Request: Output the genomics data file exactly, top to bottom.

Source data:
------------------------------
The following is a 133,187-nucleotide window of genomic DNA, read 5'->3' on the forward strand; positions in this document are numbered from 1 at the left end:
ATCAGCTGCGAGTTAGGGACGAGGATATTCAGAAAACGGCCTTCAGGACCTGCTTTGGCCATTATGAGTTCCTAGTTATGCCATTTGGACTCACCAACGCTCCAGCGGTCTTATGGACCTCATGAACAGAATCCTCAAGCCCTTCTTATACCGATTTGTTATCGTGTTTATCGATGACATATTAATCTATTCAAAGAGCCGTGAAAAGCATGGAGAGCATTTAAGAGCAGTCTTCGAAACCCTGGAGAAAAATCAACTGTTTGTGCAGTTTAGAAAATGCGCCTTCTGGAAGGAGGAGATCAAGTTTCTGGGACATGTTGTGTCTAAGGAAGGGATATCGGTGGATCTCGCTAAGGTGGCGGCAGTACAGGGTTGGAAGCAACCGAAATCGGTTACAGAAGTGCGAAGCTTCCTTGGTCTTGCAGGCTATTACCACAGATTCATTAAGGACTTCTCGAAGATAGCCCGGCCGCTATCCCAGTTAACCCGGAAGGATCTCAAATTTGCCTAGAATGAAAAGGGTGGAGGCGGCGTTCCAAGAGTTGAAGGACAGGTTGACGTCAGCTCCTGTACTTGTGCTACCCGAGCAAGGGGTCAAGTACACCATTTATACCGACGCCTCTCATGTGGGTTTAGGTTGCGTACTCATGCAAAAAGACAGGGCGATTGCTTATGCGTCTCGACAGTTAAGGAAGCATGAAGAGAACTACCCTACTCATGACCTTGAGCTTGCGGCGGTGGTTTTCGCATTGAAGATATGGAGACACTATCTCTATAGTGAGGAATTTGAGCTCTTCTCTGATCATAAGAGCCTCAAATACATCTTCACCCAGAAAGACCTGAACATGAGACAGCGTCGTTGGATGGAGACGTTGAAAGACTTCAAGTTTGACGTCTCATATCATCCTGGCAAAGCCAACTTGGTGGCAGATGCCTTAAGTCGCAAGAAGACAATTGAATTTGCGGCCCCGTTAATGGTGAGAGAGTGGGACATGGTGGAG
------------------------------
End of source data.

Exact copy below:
The following is a 133,187-nucleotide window of genomic DNA, read 5'->3' on the forward strand; positions in this document are numbered from 1 at the left end:
ATCAGCTGCGAGTTAGGGACGAGGATATTCAGAAAACGGCCTTCAGGACCTGCTTTGGCCATTATGAGTTCCTAGTTATGCCATTTGGACTCACCAACGCTCCAGCGGTCTTATGGACCTCATGAACAGAATCCTCAAGCCCTTCTTATACCGATTTGTTATCGTGTTTATCGATGACATATTAATCTATTCAAAGAGCCGTGAAAAGCATGGAGAGCATTTAAGAGCAGTCTTCGAAACCCTGGAGAAAAATCAACTGTTTGTGCAGTTTAGAAAATGCGCCTTCTGGAAGGAGGAGATCAAGTTTCTGGGACATGTTGTGTCTAAGGAAGGGATATCGGTGGATCTCGCTAAGGTGGCGGCAGTACAGGGTTGGAAGCAACCGAAATCGGTTACAGAAGTGCGAAGCTTCCTTGGTCTTGCAGGCTATTACCACAGATTCATTAAGGACTTCTCGAAGATAGCCCGGCCGCTATCCCAGTTAACCCGGAAGGATCTCAAATTTGCCTAGAATGAAAAGGGTGGAGGCGGCGTTCCAAGAGTTGAAGGACAGGTTGACGTCAGCTCCTGTACTTGTGCTACCCGAGCAAGGGGTCAAGTACACCATTTATACCGACGCCTCTCATGTGGGTTTAGGTTGCGTACTCATGCAAAAAGACAGGGCGATTGCTTATGCGTCTCGACAGTTAAGGAAGCATGAAGAGAACTACCCTACTCATGACCTTGAGCTTGCGGCGGTGGTTTTCGCATTGAAGATATGGAGACACTATCTCTATAGTGAGGAATTTGAGCTCTTCTCTGATCATAAGAGCCTCAAATACATCTTCACCCAGAAAGACCTGAACATGAGACAGCGTCGTTGGATGGAGACGTTGAAAGACTTCAAGTTTGACGTCTCATATCATCCTGGCAAAGCCAACTTGGTGGCAGATGCCTTAAGTCGCAAGAAGACAATTGAATTTGCGGCCCCGTTAATGGTGAGAGAGTGGGACATGGTGGAG